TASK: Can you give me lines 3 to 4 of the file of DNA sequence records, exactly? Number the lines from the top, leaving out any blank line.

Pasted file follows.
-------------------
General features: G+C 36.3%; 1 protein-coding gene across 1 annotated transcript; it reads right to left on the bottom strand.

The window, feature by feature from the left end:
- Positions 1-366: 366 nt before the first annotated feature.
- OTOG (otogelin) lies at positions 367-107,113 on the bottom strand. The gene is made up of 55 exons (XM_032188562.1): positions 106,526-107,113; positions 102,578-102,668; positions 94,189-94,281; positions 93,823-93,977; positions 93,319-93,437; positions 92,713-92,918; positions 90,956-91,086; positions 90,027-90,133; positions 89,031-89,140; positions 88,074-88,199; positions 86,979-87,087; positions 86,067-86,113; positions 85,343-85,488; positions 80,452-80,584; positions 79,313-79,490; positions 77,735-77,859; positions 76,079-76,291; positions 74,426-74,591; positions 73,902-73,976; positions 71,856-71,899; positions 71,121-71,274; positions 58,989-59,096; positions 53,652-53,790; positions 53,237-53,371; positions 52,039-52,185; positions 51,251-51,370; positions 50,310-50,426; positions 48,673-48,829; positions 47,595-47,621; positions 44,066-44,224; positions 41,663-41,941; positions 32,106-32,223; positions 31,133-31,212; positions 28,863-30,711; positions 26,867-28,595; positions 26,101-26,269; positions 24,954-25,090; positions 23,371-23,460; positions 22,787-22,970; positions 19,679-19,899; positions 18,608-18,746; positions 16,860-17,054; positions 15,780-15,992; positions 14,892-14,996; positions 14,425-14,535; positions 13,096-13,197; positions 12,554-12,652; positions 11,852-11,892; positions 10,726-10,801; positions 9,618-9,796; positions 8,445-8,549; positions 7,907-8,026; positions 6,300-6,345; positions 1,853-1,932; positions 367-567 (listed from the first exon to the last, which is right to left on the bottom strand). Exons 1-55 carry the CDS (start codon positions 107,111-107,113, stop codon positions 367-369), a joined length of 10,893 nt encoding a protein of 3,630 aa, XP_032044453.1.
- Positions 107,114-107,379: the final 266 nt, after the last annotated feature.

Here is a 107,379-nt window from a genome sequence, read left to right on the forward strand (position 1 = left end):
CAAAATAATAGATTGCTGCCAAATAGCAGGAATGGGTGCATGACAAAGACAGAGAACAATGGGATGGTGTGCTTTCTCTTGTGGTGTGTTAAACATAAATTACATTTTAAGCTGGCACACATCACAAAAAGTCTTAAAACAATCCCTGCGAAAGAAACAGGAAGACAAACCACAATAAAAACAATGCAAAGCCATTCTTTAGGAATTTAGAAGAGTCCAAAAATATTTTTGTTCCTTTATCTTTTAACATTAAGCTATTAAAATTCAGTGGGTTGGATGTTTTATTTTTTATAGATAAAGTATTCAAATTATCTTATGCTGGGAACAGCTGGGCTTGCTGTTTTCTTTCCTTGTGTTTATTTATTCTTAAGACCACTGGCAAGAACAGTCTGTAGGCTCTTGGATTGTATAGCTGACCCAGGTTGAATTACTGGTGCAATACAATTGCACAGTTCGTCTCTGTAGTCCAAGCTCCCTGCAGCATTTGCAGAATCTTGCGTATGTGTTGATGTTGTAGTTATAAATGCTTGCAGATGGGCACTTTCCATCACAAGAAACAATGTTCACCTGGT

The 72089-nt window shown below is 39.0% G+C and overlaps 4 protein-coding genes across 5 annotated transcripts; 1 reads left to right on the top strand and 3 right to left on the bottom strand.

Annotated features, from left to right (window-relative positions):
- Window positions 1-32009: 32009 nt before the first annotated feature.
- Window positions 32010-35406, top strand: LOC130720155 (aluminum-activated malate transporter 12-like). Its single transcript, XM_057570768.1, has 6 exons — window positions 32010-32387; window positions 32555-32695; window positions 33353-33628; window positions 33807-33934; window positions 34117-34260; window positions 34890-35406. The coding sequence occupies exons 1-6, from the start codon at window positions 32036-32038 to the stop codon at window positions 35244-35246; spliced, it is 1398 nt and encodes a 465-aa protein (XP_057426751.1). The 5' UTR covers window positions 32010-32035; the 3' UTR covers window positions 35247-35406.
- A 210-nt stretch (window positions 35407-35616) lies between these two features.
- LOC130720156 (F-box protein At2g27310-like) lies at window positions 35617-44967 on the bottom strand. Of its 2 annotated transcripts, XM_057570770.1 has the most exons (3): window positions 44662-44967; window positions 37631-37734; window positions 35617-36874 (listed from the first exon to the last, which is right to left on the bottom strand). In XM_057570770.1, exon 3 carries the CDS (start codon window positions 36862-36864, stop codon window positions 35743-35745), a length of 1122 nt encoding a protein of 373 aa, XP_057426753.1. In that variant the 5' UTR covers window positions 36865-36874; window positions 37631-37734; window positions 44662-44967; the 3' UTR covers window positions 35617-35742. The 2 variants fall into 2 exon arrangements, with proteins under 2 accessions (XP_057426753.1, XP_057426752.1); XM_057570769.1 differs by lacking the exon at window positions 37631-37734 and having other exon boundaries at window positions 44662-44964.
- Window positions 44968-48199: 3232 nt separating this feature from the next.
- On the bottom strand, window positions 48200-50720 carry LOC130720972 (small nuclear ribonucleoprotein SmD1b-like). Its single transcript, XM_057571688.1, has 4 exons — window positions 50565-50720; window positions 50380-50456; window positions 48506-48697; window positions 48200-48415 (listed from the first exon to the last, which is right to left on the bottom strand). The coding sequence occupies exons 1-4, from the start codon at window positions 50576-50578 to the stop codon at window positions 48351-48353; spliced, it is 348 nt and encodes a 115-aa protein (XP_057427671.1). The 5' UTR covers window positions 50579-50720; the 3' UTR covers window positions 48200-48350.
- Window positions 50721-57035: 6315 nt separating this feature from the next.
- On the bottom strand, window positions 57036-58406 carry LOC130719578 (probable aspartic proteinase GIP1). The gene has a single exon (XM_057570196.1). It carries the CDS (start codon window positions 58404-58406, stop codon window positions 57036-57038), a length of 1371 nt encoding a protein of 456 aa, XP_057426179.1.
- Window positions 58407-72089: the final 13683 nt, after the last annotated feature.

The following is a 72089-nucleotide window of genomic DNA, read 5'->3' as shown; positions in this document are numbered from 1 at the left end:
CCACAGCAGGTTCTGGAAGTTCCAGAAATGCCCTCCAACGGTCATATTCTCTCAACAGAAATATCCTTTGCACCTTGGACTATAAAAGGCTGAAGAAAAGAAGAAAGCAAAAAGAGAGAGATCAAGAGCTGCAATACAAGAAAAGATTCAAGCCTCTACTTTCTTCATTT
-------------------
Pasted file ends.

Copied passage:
- Positions 1-366: 366 nt before the first annotated feature.
- OTOG (otogelin) lies at positions 367-107,113 on the bottom strand. The gene is made up of 55 exons (XM_032188562.1): positions 106,526-107,113; positions 102,578-102,668; positions 94,189-94,281; positions 93,823-93,977; positions 93,319-93,437; positions 92,713-92,918; positions 90,956-91,086; positions 90,027-90,133; positions 89,031-89,140; positions 88,074-88,199; positions 86,979-87,087; positions 86,067-86,113; positions 85,343-85,488; positions 80,452-80,584; positions 79,313-79,490; positions 77,735-77,859; positions 76,079-76,291; positions 74,426-74,591; positions 73,902-73,976; positions 71,856-71,899; positions 71,121-71,274; positions 58,989-59,096; positions 53,652-53,790; positions 53,237-53,371; positions 52,039-52,185; positions 51,251-51,370; positions 50,310-50,426; positions 48,673-48,829; positions 47,595-47,621; positions 44,066-44,224; positions 41,663-41,941; positions 32,106-32,223; positions 31,133-31,212; positions 28,863-30,711; positions 26,867-28,595; positions 26,101-26,269; positions 24,954-25,090; positions 23,371-23,460; positions 22,787-22,970; positions 19,679-19,899; positions 18,608-18,746; positions 16,860-17,054; positions 15,780-15,992; positions 14,892-14,996; positions 14,425-14,535; positions 13,096-13,197; positions 12,554-12,652; positions 11,852-11,892; positions 10,726-10,801; positions 9,618-9,796; positions 8,445-8,549; positions 7,907-8,026; positions 6,300-6,345; positions 1,853-1,932; positions 367-567 (listed from the first exon to the last, which is right to left on the bottom strand). Exons 1-55 carry the CDS (start codon positions 107,111-107,113, stop codon positions 367-369), a joined length of 10,893 nt encoding a protein of 3,630 aa, XP_032044453.1.